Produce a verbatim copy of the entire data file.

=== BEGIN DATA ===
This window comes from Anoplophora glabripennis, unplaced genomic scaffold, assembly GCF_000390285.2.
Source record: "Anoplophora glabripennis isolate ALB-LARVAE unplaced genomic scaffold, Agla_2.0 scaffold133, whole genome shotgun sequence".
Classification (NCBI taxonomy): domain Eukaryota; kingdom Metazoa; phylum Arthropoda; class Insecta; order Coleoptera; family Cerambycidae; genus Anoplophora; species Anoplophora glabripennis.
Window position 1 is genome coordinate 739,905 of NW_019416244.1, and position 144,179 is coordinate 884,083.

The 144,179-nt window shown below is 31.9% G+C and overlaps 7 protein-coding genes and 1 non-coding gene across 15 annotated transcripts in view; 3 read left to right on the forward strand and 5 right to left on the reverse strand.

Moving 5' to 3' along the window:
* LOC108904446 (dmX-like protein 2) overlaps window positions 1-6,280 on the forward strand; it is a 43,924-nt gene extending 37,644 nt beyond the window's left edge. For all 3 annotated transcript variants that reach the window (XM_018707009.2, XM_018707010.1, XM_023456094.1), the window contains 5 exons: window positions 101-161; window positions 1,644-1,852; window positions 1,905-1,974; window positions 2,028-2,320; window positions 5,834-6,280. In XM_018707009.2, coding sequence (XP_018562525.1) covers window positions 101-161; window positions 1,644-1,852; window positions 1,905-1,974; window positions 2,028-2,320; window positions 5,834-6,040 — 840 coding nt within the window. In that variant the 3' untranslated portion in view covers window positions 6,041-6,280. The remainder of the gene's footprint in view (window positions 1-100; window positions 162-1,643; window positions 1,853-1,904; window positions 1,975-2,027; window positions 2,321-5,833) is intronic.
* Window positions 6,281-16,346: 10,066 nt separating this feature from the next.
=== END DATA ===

This window comes from Anoplophora glabripennis, unplaced genomic scaffold, assembly GCF_000390285.2.
Source record: "Anoplophora glabripennis isolate ALB-LARVAE unplaced genomic scaffold, Agla_2.0 scaffold133, whole genome shotgun sequence".
Classification (NCBI taxonomy): domain Eukaryota; kingdom Metazoa; phylum Arthropoda; class Insecta; order Coleoptera; family Cerambycidae; genus Anoplophora; species Anoplophora glabripennis.
Window position 1 is genome coordinate 739,905 of NW_019416244.1, and position 144,179 is coordinate 884,083.

The 144,179-nt window shown below is 31.9% G+C and overlaps 7 protein-coding genes and 1 non-coding gene across 15 annotated transcripts in view; 3 read left to right on the forward strand and 5 right to left on the reverse strand.

Moving 5' to 3' along the window:
* LOC108904446 (dmX-like protein 2) overlaps window positions 1-6,280 on the forward strand; it is a 43,924-nt gene extending 37,644 nt beyond the window's left edge. For all 3 annotated transcript variants that reach the window (XM_018707009.2, XM_018707010.1, XM_023456094.1), the window contains 5 exons: window positions 101-161; window positions 1,644-1,852; window positions 1,905-1,974; window positions 2,028-2,320; window positions 5,834-6,280. In XM_018707009.2, coding sequence (XP_018562525.1) covers window positions 101-161; window positions 1,644-1,852; window positions 1,905-1,974; window positions 2,028-2,320; window positions 5,834-6,040 — 840 coding nt within the window. In that variant the 3' untranslated portion in view covers window positions 6,041-6,280. The remainder of the gene's footprint in view (window positions 1-100; window positions 162-1,643; window positions 1,853-1,904; window positions 1,975-2,027; window positions 2,321-5,833) is intronic.
* Window positions 6,281-16,346: 10,066 nt separating this feature from the next.